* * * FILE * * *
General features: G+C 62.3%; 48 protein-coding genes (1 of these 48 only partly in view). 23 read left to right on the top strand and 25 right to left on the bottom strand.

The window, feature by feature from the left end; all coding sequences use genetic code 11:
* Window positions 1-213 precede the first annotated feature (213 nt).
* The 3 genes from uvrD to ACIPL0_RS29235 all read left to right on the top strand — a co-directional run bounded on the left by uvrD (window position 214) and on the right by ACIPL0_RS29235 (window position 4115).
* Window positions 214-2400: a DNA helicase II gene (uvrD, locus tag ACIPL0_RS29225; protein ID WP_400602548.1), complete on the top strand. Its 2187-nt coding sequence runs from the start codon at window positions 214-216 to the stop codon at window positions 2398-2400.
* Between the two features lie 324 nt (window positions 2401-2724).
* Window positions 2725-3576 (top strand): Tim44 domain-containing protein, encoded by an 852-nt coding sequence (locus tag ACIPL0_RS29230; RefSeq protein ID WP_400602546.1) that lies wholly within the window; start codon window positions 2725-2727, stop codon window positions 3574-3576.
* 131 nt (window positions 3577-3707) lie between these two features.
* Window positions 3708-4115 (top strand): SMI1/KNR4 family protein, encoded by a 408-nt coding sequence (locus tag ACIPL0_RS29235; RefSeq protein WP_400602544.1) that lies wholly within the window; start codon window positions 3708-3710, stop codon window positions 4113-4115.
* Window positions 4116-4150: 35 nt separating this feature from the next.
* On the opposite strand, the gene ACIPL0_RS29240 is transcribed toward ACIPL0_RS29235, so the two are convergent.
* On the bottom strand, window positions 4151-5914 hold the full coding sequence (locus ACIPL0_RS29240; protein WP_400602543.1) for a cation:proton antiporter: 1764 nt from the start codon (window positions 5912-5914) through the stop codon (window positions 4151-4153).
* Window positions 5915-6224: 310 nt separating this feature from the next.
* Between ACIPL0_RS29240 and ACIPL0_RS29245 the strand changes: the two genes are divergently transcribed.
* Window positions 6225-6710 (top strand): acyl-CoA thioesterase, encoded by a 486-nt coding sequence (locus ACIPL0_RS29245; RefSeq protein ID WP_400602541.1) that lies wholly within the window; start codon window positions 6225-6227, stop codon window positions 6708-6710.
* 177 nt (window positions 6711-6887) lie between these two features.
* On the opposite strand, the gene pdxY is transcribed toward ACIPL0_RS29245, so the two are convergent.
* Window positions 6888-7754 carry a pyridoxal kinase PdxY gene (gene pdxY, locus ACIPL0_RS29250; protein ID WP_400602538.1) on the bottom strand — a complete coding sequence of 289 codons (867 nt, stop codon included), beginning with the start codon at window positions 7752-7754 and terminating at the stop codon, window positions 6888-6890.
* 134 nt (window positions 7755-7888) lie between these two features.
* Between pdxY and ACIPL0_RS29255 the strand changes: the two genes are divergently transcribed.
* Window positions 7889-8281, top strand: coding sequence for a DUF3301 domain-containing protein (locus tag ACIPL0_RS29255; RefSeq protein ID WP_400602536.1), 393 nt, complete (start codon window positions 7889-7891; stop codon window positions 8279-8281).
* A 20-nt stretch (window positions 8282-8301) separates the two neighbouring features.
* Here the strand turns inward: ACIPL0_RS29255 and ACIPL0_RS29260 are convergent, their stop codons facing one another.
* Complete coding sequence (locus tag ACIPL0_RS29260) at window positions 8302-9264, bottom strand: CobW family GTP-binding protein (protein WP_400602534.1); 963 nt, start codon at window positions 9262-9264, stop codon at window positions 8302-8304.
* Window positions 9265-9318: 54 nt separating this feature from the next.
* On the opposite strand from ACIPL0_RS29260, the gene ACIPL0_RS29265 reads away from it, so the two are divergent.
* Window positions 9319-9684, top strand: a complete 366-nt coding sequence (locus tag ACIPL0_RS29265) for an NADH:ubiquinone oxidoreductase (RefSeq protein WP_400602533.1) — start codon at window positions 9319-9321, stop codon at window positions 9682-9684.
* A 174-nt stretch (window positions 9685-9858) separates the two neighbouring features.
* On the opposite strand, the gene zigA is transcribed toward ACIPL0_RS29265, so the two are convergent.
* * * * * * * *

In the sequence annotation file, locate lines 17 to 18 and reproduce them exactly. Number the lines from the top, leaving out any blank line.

* On the opposite strand, the gene pdxY is transcribed toward ACIPL0_RS29245, so the two are convergent.
* Window positions 6888-7754 carry a pyridoxal kinase PdxY gene (gene pdxY, locus ACIPL0_RS29250; protein ID WP_400602538.1) on the bottom strand — a complete coding sequence of 289 codons (867 nt, stop codon included), beginning with the start codon at window positions 7752-7754 and terminating at the stop codon, window positions 6888-6890.